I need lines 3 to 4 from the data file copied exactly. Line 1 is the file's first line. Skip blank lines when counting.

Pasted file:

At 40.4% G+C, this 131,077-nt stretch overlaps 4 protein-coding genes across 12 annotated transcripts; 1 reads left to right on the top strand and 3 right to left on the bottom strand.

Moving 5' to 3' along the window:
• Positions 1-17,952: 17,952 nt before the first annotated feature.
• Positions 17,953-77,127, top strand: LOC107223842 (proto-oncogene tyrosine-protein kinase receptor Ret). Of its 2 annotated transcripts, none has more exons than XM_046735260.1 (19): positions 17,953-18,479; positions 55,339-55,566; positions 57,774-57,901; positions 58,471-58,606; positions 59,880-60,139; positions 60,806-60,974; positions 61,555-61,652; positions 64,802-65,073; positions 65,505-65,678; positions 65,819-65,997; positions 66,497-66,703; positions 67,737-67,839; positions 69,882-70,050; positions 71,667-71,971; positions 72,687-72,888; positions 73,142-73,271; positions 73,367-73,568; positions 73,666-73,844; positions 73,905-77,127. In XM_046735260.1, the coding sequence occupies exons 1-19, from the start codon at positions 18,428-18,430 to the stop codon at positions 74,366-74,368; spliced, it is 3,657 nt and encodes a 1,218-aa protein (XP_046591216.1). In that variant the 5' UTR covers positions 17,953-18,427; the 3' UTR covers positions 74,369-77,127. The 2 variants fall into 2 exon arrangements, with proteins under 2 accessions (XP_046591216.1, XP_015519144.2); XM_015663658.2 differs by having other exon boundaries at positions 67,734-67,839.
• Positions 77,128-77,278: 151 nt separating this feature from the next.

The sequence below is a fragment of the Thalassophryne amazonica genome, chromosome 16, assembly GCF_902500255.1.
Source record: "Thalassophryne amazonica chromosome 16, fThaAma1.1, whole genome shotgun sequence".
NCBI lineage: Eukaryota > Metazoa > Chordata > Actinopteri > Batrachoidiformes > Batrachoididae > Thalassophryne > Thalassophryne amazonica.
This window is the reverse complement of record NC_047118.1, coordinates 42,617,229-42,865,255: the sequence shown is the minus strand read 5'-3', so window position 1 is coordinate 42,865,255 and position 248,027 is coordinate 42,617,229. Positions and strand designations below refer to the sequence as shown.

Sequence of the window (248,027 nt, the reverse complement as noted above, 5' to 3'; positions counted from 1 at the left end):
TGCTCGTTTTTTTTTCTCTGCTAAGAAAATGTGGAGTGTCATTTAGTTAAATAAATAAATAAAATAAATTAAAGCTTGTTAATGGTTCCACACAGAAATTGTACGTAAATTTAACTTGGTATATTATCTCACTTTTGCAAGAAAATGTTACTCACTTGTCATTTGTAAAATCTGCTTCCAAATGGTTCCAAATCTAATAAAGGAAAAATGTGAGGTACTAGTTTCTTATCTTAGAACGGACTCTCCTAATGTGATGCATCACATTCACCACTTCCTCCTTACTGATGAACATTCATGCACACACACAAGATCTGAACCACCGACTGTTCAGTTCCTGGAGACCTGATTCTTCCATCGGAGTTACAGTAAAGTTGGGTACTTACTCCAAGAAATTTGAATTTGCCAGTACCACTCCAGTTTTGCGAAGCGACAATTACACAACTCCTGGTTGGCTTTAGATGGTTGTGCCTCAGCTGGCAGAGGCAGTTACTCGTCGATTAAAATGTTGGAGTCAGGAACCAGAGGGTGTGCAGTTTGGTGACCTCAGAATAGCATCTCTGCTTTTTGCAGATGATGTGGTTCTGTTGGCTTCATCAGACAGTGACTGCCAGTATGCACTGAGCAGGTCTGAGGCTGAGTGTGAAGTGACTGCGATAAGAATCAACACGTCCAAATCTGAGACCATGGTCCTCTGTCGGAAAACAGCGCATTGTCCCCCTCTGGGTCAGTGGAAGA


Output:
• Positions 1-17,952: 17,952 nt before the first annotated feature.
• Positions 17,953-77,127, top strand: LOC107223842 (proto-oncogene tyrosine-protein kinase receptor Ret). Of its 2 annotated transcripts, none has more exons than XM_046735260.1 (19): positions 17,953-18,479; positions 55,339-55,566; positions 57,774-57,901; positions 58,471-58,606; positions 59,880-60,139; positions 60,806-60,974; positions 61,555-61,652; positions 64,802-65,073; positions 65,505-65,678; positions 65,819-65,997; positions 66,497-66,703; positions 67,737-67,839; positions 69,882-70,050; positions 71,667-71,971; positions 72,687-72,888; positions 73,142-73,271; positions 73,367-73,568; positions 73,666-73,844; positions 73,905-77,127. In XM_046735260.1, the coding sequence occupies exons 1-19, from the start codon at positions 18,428-18,430 to the stop codon at positions 74,366-74,368; spliced, it is 3,657 nt and encodes a 1,218-aa protein (XP_046591216.1). In that variant the 5' UTR covers positions 17,953-18,427; the 3' UTR covers positions 74,369-77,127. The 2 variants fall into 2 exon arrangements, with proteins under 2 accessions (XP_046591216.1, XP_015519144.2); XM_015663658.2 differs by having other exon boundaries at positions 67,734-67,839.